Drastamat Kanayan - Dro

31 May , 1883 - 08 March , 1956

Born in Surmalu (present-day Igdir, Turkey), in the Yerevan governerate of the Russian Empire, Dro was one of the most daring avengers and military figures of Dashnaktsoutiun. He attended the local parish school, then a Russian high school in Yerevan.

He joined the ARF in 1903, during Russian attempts to confiscate Armenian Church properties—a move that the ARF actively opposed.

Dro was tasked by the ARF Central Committee of Baku to punish those responsible for inciting the Tatar (Azeri) mobs and touching off the Armeno-Tatar confrontations in 1905. Georgian noble Prince Nakashidze, who had been vice-governor of Yerevan and participated in the seizures of Armenian Church properties, was appointed governor of Baku in 1904 and encouraged Tatar atrocities against the Armenians of the city. In May 1905, Dro assassinated Nakashidze in Baku.

Later, in 1907 in Alexandropol, he and Martiros Charoukhchian assassinated General Alikhanov, who had been in Nakhijevan in 1905 during Tatar attacks against Armenians and later led a Cossack division in Armenia. In 1908, Dro settled in Bayazit, in the guise of a merchant, to supervise arms shipments.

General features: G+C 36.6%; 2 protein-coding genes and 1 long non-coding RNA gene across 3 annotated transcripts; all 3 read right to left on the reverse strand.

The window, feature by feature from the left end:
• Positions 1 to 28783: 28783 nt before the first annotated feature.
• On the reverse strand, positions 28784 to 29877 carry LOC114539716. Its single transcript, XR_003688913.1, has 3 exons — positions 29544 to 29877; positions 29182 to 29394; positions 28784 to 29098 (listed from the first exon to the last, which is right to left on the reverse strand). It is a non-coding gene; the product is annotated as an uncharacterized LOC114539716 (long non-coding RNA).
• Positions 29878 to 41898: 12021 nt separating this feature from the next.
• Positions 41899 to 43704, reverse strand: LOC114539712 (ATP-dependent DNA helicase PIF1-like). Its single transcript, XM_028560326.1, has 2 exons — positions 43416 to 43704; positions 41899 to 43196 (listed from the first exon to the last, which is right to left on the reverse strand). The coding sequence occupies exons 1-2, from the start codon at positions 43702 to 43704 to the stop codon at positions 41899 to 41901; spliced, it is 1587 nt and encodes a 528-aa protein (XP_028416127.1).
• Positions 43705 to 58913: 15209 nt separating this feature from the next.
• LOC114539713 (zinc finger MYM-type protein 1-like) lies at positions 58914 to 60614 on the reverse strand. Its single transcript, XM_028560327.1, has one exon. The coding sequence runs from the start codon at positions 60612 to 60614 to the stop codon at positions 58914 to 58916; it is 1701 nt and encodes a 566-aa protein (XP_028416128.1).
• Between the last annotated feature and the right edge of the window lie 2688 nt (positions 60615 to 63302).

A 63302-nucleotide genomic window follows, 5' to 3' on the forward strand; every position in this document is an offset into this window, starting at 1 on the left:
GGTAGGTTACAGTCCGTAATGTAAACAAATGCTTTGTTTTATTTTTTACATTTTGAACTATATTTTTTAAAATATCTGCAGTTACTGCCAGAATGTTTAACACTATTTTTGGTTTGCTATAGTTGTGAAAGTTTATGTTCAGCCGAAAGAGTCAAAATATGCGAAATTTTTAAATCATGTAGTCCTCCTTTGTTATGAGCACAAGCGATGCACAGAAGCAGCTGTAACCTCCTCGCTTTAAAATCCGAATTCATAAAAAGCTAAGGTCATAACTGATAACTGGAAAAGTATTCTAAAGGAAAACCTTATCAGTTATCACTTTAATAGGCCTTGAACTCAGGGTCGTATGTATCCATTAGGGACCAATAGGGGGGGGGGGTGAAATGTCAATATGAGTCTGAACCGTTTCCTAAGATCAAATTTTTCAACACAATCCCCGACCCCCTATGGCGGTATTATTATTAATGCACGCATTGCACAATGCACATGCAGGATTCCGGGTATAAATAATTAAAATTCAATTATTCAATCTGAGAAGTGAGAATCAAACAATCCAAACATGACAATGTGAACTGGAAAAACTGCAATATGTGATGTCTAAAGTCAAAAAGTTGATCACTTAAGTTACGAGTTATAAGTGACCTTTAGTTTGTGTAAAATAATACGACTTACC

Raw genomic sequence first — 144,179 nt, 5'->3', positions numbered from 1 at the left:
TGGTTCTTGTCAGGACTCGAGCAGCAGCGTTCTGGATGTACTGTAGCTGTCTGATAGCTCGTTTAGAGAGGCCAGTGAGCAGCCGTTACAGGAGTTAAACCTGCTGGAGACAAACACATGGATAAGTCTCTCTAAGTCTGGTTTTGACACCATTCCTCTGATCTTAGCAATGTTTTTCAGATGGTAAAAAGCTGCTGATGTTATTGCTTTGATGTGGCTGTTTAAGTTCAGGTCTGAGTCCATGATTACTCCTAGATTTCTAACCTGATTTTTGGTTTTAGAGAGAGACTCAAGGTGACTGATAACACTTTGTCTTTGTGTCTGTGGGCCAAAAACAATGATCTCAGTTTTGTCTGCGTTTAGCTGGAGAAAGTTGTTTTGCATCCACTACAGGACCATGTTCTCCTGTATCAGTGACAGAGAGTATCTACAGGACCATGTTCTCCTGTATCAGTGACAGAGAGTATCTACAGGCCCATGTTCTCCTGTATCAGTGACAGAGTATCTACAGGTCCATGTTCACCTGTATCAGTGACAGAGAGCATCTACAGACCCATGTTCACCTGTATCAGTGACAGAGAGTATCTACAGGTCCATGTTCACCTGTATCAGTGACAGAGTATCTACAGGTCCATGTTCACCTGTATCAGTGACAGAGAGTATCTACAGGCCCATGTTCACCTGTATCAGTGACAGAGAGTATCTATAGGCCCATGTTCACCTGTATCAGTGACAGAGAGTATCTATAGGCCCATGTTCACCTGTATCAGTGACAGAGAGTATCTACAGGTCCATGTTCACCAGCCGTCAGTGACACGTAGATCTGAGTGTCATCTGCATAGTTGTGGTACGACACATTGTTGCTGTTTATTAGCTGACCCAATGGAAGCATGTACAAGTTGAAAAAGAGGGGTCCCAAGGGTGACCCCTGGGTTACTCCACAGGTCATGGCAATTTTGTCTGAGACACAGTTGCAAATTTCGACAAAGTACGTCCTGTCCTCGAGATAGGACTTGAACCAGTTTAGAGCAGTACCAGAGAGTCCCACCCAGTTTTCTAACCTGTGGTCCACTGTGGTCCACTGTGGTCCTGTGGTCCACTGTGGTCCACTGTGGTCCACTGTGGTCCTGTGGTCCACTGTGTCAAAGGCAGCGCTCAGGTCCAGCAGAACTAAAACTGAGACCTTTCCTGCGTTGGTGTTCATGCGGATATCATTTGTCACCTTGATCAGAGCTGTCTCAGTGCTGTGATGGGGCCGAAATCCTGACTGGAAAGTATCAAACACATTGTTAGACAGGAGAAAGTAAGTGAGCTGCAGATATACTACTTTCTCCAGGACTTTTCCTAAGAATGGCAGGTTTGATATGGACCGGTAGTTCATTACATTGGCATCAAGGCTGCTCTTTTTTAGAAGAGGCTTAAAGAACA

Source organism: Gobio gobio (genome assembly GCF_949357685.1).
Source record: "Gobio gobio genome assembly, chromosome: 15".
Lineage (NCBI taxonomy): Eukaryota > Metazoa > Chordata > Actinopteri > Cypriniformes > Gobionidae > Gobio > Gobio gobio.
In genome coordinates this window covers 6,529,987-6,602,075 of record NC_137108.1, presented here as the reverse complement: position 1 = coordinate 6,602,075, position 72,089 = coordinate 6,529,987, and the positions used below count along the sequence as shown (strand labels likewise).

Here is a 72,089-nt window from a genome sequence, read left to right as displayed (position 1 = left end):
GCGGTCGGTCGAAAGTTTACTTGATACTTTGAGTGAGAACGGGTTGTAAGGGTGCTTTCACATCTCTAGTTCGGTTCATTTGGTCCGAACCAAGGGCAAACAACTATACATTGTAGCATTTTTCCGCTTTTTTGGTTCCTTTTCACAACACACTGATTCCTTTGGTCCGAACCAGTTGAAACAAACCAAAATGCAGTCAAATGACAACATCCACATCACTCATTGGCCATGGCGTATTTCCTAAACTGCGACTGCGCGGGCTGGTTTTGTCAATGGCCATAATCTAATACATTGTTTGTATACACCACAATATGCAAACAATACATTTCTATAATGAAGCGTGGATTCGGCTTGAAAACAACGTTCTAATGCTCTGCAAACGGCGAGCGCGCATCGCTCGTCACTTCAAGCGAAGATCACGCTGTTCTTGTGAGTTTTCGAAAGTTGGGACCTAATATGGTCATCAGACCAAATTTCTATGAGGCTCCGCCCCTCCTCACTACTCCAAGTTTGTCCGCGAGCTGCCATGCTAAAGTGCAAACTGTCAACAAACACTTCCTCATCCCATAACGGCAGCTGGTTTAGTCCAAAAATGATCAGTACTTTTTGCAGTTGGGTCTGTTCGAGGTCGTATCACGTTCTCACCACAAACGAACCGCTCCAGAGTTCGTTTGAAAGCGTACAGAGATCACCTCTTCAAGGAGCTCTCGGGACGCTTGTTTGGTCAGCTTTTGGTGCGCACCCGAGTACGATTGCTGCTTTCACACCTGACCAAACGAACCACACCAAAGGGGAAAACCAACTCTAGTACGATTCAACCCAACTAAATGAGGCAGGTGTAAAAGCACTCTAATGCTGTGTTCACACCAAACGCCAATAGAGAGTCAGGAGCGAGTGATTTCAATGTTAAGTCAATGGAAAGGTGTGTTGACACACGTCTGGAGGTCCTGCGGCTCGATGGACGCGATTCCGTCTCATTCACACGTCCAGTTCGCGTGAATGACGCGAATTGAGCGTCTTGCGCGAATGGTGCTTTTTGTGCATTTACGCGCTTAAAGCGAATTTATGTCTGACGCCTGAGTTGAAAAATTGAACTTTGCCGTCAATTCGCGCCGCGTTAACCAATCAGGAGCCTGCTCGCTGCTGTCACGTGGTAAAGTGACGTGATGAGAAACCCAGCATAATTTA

In 1915 Dro commanded the Second Armenian Volunteer Regiment. Later, he played a vital role in the decisive battles of 1918, gaining the victory at Bash Abaran, which, along with the victories at Sardarabad and Gharakilise, paved the way for the founding of the Armenian Republic of 1918.

Dro was a general in the armed forces of the Armenian Republic and served as minister of war in the Vratsian cabinet. After the Sovietization of Armenia, he was exiled to Moscow, then made his way to Romania.

During the Second World War, his efforts to protect Armenians in areas under German occupation, as well as Armenian prisoners of war in Nazi camps, helped save thousands of Armenian lives.

Dro settled in Lebanon in 1947. He died in Boston, in 1956, at the age of 73.

His remains were taken to Armenia for final burial in Aparan (Bash Abaran), on May 28, 2000, as part of the commemoration of the 82nd anniversary of the First Republic of Armenia.